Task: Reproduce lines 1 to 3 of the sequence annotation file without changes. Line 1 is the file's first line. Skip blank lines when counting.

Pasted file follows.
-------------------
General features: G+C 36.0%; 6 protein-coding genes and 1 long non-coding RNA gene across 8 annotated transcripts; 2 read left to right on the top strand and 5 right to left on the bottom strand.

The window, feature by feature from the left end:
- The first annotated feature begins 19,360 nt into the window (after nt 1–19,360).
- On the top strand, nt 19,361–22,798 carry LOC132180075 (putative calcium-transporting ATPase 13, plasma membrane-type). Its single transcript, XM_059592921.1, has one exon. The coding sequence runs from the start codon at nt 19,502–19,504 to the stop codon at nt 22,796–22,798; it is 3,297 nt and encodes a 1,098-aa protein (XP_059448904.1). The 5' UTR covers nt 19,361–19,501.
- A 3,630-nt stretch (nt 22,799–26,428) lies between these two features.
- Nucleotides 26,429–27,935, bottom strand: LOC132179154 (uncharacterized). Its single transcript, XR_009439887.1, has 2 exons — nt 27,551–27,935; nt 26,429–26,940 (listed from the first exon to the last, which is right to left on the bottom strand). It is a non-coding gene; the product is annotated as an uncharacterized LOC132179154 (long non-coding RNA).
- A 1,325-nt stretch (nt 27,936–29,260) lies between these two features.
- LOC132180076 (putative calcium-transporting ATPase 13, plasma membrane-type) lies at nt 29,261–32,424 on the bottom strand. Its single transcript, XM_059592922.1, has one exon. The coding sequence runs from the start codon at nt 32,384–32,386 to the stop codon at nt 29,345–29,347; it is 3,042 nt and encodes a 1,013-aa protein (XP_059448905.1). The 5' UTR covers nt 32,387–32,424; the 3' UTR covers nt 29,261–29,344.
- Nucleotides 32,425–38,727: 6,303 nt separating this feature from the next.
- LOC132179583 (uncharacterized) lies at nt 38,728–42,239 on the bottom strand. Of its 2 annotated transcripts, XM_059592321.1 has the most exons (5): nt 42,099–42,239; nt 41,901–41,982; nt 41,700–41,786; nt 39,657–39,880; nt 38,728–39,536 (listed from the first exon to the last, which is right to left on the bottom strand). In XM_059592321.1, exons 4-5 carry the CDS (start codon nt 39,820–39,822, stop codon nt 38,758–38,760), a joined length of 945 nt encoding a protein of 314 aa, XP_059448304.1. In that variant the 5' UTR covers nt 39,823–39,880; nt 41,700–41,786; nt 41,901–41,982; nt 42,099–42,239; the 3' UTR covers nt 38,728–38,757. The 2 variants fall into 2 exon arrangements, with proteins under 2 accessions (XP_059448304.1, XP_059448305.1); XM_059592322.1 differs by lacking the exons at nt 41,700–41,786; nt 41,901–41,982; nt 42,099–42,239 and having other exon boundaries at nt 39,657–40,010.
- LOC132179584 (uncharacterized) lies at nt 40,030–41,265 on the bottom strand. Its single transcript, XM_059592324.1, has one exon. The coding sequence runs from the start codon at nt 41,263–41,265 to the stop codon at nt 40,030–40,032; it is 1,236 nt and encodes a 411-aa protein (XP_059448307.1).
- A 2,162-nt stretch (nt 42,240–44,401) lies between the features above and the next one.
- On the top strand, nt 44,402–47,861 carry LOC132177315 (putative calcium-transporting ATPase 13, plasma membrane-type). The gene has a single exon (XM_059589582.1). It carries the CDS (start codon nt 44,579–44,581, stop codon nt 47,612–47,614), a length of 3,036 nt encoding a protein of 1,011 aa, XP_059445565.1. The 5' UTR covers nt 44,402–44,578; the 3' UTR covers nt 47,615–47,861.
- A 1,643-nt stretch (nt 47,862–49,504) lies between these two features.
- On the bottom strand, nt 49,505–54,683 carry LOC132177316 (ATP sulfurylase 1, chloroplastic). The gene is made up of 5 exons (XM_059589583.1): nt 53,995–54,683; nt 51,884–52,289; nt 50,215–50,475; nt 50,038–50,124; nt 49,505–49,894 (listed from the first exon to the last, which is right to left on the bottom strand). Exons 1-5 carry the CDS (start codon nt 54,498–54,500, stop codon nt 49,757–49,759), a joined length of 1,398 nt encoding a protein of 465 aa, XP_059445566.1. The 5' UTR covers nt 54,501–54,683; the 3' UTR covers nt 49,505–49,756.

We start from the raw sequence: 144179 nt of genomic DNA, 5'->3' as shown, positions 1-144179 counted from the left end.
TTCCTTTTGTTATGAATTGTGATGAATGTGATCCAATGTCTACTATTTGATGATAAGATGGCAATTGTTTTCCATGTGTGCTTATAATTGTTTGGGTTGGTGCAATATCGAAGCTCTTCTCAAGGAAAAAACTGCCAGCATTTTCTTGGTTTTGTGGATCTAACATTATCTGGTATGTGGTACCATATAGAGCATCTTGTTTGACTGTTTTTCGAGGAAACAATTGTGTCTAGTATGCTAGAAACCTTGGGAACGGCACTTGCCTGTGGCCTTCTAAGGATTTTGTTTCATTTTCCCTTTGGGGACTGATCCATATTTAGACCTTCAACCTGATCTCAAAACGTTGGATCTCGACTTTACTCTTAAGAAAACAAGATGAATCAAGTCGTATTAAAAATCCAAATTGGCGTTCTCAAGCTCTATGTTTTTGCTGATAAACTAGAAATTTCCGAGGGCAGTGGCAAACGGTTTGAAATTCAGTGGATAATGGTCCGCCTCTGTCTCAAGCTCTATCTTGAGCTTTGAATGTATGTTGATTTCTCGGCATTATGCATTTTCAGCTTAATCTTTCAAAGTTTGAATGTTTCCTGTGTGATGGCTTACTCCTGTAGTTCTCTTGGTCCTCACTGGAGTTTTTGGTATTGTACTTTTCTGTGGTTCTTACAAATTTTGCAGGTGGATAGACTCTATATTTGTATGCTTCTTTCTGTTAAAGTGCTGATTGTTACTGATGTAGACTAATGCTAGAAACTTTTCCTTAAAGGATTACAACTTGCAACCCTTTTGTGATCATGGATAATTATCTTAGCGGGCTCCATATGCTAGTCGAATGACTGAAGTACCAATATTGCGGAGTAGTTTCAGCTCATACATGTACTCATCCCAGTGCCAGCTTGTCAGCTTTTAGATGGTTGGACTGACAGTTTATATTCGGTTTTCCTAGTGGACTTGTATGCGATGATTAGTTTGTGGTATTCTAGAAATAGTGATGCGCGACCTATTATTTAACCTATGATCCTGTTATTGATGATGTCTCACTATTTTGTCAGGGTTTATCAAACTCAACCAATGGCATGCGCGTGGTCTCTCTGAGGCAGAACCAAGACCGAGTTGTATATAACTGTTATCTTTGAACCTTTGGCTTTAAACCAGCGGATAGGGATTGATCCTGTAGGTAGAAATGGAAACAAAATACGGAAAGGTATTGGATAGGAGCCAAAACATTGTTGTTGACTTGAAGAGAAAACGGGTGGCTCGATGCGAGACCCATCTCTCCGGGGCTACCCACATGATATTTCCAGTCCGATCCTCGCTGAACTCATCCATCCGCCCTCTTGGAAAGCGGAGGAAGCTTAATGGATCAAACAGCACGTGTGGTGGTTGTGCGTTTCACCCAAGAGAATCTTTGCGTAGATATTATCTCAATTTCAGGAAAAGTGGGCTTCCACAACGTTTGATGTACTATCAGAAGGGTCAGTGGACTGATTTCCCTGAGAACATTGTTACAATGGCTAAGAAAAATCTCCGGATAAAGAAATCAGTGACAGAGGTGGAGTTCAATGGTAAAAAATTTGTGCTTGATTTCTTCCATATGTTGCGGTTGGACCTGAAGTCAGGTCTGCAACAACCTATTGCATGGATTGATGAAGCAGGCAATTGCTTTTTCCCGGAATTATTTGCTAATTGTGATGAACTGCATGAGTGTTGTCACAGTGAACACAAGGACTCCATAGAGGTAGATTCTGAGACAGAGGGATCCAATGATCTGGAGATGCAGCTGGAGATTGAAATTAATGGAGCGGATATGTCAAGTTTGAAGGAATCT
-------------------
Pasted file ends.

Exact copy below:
General features: G+C 36.0%; 6 protein-coding genes and 1 long non-coding RNA gene across 8 annotated transcripts; 2 read left to right on the top strand and 5 right to left on the bottom strand.

The window, feature by feature from the left end:
- The first annotated feature begins 19,360 nt into the window (after nt 1–19,360).